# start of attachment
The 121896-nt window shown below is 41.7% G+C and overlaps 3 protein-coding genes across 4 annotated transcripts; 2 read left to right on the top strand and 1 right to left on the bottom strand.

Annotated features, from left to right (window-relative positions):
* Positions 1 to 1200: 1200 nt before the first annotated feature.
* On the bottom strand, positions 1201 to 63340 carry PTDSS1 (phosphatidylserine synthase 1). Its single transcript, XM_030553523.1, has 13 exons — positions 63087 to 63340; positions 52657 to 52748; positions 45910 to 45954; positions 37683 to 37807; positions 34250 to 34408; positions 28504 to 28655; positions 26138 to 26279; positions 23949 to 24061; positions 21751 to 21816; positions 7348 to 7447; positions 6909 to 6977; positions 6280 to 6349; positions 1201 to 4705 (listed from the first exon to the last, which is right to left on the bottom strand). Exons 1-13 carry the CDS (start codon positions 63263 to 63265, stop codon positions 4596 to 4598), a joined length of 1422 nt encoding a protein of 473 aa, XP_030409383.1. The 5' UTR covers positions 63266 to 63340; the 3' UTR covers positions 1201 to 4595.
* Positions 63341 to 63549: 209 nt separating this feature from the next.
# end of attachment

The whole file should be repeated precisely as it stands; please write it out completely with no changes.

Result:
The 121896-nt window shown below is 41.7% G+C and overlaps 3 protein-coding genes across 4 annotated transcripts; 2 read left to right on the top strand and 1 right to left on the bottom strand.

Annotated features, from left to right (window-relative positions):
* Positions 1 to 1200: 1200 nt before the first annotated feature.
* On the bottom strand, positions 1201 to 63340 carry PTDSS1 (phosphatidylserine synthase 1). Its single transcript, XM_030553523.1, has 13 exons — positions 63087 to 63340; positions 52657 to 52748; positions 45910 to 45954; positions 37683 to 37807; positions 34250 to 34408; positions 28504 to 28655; positions 26138 to 26279; positions 23949 to 24061; positions 21751 to 21816; positions 7348 to 7447; positions 6909 to 6977; positions 6280 to 6349; positions 1201 to 4705 (listed from the first exon to the last, which is right to left on the bottom strand). Exons 1-13 carry the CDS (start codon positions 63263 to 63265, stop codon positions 4596 to 4598), a joined length of 1422 nt encoding a protein of 473 aa, XP_030409383.1. The 5' UTR covers positions 63266 to 63340; the 3' UTR covers positions 1201 to 4595.
* Positions 63341 to 63549: 209 nt separating this feature from the next.